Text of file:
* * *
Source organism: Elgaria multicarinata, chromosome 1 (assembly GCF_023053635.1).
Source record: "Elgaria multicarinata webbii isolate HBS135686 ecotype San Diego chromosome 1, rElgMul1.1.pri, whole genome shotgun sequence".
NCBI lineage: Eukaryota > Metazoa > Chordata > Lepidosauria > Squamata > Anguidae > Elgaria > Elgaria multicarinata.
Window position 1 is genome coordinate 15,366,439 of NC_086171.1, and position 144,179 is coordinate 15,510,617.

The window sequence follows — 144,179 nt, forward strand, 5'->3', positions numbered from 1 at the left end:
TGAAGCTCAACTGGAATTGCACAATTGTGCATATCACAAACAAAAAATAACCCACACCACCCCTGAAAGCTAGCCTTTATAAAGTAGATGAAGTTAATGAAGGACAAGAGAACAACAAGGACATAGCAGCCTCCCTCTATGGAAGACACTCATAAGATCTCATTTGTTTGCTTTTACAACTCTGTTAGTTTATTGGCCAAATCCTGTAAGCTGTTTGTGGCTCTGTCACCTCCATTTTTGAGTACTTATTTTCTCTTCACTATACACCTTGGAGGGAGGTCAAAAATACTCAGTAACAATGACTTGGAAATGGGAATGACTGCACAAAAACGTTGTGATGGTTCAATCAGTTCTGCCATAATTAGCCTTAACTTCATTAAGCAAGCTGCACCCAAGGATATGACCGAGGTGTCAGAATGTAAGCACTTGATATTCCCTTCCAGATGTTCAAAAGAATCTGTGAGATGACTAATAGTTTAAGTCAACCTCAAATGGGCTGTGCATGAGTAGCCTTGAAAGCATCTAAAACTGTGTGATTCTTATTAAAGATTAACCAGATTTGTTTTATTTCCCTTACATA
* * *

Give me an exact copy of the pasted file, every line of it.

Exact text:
Source organism: Elgaria multicarinata, chromosome 1 (assembly GCF_023053635.1).
Source record: "Elgaria multicarinata webbii isolate HBS135686 ecotype San Diego chromosome 1, rElgMul1.1.pri, whole genome shotgun sequence".
NCBI lineage: Eukaryota > Metazoa > Chordata > Lepidosauria > Squamata > Anguidae > Elgaria > Elgaria multicarinata.
Window position 1 is genome coordinate 15,366,439 of NC_086171.1, and position 144,179 is coordinate 15,510,617.

The window sequence follows — 144,179 nt, forward strand, 5'->3', positions numbered from 1 at the left end:
TGAAGCTCAACTGGAATTGCACAATTGTGCATATCACAAACAAAAAATAACCCACACCACCCCTGAAAGCTAGCCTTTATAAAGTAGATGAAGTTAATGAAGGACAAGAGAACAACAAGGACATAGCAGCCTCCCTCTATGGAAGACACTCATAAGATCTCATTTGTTTGCTTTTACAACTCTGTTAGTTTATTGGCCAAATCCTGTAAGCTGTTTGTGGCTCTGTCACCTCCATTTTTGAGTACTTATTTTCTCTTCACTATACACCTTGGAGGGAGGTCAAAAATACTCAGTAACAATGACTTGGAAATGGGAATGACTGCACAAAAACGTTGTGATGGTTCAATCAGTTCTGCCATAATTAGCCTTAACTTCATTAAGCAAGCTGCACCCAAGGATATGACCGAGGTGTCAGAATGTAAGCACTTGATATTCCCTTCCAGATGTTCAAAAGAATCTGTGAGATGACTAATAGTTTAAGTCAACCTCAAATGGGCTGTGCATGAGTAGCCTTGAAAGCATCTAAAACTGTGTGATTCTTATTAAAGATTAACCAGATTTGTTTTATTTCCCTTACATA